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Here's a close up of my steel fan and clutch and fan shroud connected to a 4 core steel radiator.

Here’s a close up of my steel fan and clutch and fan shroud connected to a 4 core steel radiator.

My O'Reilly Auto Parts Special. Before I put this in, my engine would spew coolant, now even with the engine getting excessively hot after high speed driving, the large can size is just large enough to catch the whole burp. Good thing I decided to by the larger overflow "can"

My O’Reilly Auto Parts Special. Before I put this in, my engine would spew coolant, now even with the engine getting excessively hot after high speed driving, the large can size is just large enough to catch the whole burp. Good thing I decided to by the larger overflow “can”

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RANDOM ODDs and ENDs

My car has a 3 core-copper radiator, offset-bladed fan with a clutch and fan shroud. No, I’d rather just keep the factory stuff and not have to run an aluminum radiator if I don’t have to (although as fellow Linkedin member Erik Kenny notes, these symptoms are hot for a clogged radiator).

I had added the coolant overflow kit  (the largest size available at your typical auto supply store) before this cooling problem and it’s a good thing, otherwise I’d have a driveway full of coolant every time I stop after a high speed highway drive. Right now it’s a self contained system that keeps all the overflow and sucks it back in when it cools down.

 

LASER CHECK YOUR BUTTERED EGGS, BEER and YOUR B-BLOCK MOPAR

I’ll give you guys an update after I  check the thermostat and laser check the cooling system and my fried eggs in butter. By the way, you shouldn’t heat butter over 350-400 degrees when cooking. The next time you come over for a beer you can borrow my laser thermometer to make sure you’re not over-nuc’ing your eggs or your MoPar.

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The Dodge Kid in his youth about 1976. I think I wore this hat everyday through my Freshman year in high school. Photo by Nick Yee

The Dodge Kid in his youth about 1976.

 

Copyright © 2014 ChallenYee.com. TheDodgeKid.com  All Rights Reserved.

Six Pack Accelerator Pump Nozzle Change

It is not recommended to change the accelerator pump nozzle on a choked carb without removing it from the car, but if you are very very careful, you can see what I did.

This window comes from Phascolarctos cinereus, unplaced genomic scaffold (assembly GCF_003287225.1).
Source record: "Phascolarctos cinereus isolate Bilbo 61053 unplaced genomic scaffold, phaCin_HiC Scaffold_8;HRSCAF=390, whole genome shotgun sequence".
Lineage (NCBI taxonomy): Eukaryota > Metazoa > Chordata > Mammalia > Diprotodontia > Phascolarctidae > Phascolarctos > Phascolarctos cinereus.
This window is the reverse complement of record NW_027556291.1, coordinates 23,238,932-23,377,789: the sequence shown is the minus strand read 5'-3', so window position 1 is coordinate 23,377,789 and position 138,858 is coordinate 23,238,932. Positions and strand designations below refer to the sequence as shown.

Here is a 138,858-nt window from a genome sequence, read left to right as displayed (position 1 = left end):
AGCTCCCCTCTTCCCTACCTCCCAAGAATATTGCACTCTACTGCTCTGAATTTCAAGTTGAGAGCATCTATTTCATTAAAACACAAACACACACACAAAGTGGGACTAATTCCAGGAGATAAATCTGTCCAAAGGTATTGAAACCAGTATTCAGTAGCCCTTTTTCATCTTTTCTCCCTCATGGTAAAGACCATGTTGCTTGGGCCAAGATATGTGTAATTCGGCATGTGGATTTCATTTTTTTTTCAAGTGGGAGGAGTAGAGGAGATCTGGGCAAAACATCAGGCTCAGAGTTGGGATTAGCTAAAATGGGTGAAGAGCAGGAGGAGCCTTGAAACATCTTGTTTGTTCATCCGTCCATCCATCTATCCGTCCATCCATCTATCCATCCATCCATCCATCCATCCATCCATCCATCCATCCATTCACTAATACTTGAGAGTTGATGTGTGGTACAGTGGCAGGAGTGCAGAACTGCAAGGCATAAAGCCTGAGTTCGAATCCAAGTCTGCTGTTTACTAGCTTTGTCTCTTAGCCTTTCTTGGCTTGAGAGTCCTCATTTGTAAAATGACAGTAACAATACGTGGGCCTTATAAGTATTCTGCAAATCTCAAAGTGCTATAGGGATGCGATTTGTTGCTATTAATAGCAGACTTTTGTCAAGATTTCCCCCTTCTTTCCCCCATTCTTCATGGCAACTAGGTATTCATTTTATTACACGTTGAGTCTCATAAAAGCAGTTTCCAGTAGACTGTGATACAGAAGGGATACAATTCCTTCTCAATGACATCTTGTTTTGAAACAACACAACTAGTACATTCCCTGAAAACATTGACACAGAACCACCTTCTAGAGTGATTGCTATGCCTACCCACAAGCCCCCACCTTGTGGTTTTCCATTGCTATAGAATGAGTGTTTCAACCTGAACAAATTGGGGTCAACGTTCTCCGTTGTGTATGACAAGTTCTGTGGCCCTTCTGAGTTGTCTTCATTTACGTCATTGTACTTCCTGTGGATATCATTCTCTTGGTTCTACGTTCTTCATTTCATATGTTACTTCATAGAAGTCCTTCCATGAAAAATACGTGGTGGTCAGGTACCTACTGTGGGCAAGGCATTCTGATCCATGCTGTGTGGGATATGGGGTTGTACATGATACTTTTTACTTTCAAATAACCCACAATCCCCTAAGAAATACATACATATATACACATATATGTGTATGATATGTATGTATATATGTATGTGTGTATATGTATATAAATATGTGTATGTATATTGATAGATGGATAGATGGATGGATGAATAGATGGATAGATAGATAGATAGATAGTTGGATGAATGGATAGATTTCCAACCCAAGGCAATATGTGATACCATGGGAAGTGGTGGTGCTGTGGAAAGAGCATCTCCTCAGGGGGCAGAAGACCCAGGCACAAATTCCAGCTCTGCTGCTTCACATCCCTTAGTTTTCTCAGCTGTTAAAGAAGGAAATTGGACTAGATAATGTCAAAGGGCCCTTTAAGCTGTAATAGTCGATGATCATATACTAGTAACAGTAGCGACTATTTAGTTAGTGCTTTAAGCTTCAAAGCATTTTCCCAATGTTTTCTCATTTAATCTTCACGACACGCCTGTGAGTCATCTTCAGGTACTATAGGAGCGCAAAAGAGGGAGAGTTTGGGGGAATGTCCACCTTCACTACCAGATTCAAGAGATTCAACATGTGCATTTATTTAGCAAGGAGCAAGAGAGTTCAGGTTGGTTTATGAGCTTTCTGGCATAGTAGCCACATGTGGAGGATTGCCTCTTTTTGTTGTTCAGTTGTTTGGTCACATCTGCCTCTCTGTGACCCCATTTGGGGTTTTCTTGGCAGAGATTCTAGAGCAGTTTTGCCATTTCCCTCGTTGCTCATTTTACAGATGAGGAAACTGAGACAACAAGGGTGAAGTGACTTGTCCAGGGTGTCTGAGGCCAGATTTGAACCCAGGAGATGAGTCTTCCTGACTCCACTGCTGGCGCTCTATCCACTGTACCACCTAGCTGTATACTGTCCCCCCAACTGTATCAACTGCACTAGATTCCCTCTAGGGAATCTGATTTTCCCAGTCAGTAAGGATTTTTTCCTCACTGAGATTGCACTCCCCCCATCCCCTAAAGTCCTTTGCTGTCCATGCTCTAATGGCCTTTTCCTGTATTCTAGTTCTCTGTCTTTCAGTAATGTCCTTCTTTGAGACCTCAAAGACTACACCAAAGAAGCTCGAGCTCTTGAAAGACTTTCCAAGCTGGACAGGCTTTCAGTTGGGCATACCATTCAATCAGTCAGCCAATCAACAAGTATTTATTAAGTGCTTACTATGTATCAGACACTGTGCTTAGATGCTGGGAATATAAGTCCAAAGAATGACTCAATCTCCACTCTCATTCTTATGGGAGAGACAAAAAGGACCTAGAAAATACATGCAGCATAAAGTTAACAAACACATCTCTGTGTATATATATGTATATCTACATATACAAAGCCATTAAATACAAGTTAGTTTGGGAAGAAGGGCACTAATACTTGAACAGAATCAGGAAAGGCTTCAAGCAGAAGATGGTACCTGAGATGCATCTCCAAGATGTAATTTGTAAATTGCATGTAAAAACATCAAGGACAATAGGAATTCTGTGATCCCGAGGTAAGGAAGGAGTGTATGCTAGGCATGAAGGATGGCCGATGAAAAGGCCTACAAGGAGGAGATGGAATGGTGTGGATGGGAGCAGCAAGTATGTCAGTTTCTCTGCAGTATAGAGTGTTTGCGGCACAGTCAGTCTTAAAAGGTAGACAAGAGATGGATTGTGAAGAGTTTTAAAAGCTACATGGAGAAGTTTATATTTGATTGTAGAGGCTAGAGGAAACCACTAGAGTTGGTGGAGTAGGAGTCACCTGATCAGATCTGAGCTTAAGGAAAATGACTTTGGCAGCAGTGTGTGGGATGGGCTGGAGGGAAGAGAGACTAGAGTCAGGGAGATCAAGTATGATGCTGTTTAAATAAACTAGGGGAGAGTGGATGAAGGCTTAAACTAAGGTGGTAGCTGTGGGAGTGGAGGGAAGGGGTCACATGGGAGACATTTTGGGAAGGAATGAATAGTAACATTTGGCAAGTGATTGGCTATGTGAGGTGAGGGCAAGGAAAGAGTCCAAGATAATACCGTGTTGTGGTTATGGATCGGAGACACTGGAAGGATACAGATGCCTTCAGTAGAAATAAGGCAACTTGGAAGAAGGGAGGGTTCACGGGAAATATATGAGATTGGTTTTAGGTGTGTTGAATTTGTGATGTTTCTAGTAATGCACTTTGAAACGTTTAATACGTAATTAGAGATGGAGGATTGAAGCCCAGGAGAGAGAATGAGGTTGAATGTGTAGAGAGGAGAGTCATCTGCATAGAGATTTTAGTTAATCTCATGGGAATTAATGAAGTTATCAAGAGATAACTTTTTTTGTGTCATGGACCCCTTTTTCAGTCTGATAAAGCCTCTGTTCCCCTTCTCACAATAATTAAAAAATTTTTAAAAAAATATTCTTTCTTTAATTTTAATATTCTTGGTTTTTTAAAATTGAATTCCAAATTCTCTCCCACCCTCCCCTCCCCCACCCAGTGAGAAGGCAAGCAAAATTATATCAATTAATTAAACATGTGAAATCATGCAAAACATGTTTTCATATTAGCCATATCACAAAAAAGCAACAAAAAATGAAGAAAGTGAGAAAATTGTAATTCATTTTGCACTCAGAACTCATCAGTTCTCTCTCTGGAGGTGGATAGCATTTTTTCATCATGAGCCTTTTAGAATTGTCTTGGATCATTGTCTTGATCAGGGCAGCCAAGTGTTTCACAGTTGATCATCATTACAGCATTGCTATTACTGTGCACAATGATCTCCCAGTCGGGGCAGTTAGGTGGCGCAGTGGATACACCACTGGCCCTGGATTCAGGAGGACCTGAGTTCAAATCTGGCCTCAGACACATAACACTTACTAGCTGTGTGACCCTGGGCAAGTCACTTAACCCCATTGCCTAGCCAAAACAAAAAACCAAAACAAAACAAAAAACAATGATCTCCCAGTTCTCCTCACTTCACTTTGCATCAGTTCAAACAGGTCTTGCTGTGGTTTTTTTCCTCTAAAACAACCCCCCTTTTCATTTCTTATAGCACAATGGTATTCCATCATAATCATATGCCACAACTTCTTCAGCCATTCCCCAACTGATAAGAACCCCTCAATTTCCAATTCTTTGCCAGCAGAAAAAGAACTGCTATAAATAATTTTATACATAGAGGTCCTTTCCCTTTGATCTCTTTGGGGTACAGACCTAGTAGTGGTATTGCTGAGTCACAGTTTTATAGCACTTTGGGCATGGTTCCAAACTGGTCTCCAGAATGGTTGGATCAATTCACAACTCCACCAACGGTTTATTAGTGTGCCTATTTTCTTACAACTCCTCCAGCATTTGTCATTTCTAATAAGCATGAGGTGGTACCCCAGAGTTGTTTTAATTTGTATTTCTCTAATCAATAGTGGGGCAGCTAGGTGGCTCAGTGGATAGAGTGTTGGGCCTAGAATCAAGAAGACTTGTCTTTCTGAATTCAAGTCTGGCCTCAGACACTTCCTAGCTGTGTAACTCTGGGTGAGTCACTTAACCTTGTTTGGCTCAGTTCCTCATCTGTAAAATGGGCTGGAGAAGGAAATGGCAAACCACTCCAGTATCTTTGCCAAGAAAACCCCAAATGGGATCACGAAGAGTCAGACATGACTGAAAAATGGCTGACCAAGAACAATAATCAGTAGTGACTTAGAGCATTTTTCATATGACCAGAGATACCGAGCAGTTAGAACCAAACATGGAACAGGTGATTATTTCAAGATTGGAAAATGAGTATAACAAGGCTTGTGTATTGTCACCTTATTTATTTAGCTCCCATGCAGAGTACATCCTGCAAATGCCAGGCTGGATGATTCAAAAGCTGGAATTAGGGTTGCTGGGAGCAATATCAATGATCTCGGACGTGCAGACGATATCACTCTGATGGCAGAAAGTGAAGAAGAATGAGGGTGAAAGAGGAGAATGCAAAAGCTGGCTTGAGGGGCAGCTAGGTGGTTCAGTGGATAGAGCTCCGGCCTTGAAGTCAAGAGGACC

Please read entire article before considering attempting this operation.

 

Problem: How can you safely change an accelerator pump nozzle with a choke plate in the way… answer, you have to be extremely careful. It can be done but the no one is going to recommend you do it without taking the carb off the car. This is how I did it (see next photos). Gently feel the torque on the screw before removing for your "feel" reference.

Problem: How can you safely change an accelerator pump nozzle with a choke plate in the way… answer, you have to be extremely careful. It can be done but no one is going to officially recommend you do it without taking the carb off the car. This is how I did it (see next photos). Gently feel the torque on the screw before removing for your “feel” reference. In this photo, I’ve already loosened the retaining screw and am ready to pull the assembly out with a needle nose pliers.

 

In order to stabilize the choke plate, use a device like this screwdriver, to hold the choke open the max amount. It frees up your hands and allows you to concentrate completely on the removal and replacement of the nozzle.

In order to stabilize the choke plate, use a device like this screwdriver, to hold the choke open the max amount. It frees up your hands and allows you to concentrate completely on the removal and replacement of the nozzle.

 

I loosened the retaining screw and used a needle nose pliers to very carefully pull the assembly out. I was worried about two things: 1. dropping the nozzle; 2) losing the flat gasket you see still laying in the proper position on the carb. I decided not to move that as I considered it too risky. The carb is almost new, so I presumed the gasket is still in okay shape to seal.

I loosened the retaining screw and used a needle nose pliers to very carefully pull the assembly (nozzle and screw) out. I was worried about two things: 1. dropping the nozzle; 2) losing the flat gasket you see still laying in the proper position on the carb. I decided not to move that as I considered it too risky. The carb is almost new, so I presumed the gasket is still in okay shape to seal.

 

Here's a shot at the two nozzles. Left is a #31 and the right is a #35, two sizes larger. Bottom view.

Here’s a shot at the two nozzles. Left is a #31 and the right is a #35, two sizes larger. Bottom view.

 

Here's a top view. and the new top washer/seal that I chose to replace since the is little or no risk in replacing that one. I've read somewhere on the Net that you don;t need to go larger than a #35 on the street. I've also heard from Julius Steuer that he usually goes two sizes up. Which would be a #35.

Here’s a top view. and the new top washer/seal that I chose to replace since the is little or no risk in replacing that one. I’ve read somewhere on the Net that you don’t need to go larger than a #35 on the street. I’ve also heard from Julius Steuer that he usually goes two sizes up. Which would be a #35.

 

noz_6

 

I'm taking this picture with my free hand so it's not in focus. This action you need to be rid of all distractions, you do not want to drop tis sucker into your carb throat. You need to guide this into the open hole like your life (in the near term) depends on it!

I’m taking this picture with my free hand so it’s not in focus. This action you need to be rid of all distractions, you do not want to drop this sucker into your carb throat. You need to guide this into the open hole like your life (in the near term) depends on it!

 

Ahhh… made it. Carefulyl and gently tightened the screw to slightly tighter than I felt before and pulled the screwdriver out to see the choke plate in its non-op position.